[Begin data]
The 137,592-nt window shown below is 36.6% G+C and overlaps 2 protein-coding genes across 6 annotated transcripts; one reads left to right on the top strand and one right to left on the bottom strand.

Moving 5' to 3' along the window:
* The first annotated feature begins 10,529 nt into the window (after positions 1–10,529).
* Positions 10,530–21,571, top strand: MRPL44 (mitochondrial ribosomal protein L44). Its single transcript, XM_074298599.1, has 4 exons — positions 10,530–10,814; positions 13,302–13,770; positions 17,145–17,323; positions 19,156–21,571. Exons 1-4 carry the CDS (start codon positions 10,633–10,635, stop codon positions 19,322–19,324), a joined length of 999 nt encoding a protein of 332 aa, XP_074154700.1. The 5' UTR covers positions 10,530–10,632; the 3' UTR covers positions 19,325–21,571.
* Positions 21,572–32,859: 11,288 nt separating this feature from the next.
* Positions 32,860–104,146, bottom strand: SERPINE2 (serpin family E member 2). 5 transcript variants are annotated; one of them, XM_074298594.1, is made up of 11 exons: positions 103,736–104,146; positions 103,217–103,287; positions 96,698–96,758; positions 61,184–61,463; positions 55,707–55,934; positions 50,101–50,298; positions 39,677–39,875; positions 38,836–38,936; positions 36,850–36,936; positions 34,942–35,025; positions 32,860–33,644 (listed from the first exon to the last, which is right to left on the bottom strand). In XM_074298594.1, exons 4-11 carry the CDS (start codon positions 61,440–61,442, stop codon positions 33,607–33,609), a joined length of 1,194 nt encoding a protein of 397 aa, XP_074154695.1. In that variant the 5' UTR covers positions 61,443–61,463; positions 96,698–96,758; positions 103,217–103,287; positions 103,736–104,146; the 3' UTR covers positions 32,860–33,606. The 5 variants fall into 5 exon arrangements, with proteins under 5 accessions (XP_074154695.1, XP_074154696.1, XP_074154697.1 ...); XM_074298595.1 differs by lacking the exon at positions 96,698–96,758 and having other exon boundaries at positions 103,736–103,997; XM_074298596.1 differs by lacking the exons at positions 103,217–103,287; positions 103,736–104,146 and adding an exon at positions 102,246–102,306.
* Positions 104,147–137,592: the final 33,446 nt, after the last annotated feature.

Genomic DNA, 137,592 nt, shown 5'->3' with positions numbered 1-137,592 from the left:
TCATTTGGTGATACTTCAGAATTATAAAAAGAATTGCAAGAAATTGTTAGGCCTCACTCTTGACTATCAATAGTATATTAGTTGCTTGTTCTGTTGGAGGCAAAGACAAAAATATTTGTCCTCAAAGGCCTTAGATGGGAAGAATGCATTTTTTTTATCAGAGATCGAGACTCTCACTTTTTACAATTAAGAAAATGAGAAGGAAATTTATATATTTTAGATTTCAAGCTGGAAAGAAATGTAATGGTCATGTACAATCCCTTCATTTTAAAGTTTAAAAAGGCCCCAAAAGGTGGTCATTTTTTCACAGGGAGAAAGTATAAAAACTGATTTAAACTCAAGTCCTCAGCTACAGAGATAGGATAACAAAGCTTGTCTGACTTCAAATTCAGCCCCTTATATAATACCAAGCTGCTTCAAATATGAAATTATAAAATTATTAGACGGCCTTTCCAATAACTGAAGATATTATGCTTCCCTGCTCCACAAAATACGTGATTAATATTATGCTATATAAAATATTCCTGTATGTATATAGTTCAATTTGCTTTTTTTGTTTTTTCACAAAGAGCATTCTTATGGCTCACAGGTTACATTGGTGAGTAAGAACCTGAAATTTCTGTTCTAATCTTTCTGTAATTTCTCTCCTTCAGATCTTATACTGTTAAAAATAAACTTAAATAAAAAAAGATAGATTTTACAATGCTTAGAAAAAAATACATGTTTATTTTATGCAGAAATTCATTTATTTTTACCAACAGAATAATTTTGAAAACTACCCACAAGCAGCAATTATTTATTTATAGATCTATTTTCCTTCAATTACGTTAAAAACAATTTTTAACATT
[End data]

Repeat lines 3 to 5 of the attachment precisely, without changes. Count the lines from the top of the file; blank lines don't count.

* The first annotated feature begins 10,529 nt into the window (after positions 1–10,529).
* Positions 10,530–21,571, top strand: MRPL44 (mitochondrial ribosomal protein L44). Its single transcript, XM_074298599.1, has 4 exons — positions 10,530–10,814; positions 13,302–13,770; positions 17,145–17,323; positions 19,156–21,571. Exons 1-4 carry the CDS (start codon positions 10,633–10,635, stop codon positions 19,322–19,324), a joined length of 999 nt encoding a protein of 332 aa, XP_074154700.1. The 5' UTR covers positions 10,530–10,632; the 3' UTR covers positions 19,325–21,571.
* Positions 21,572–32,859: 11,288 nt separating this feature from the next.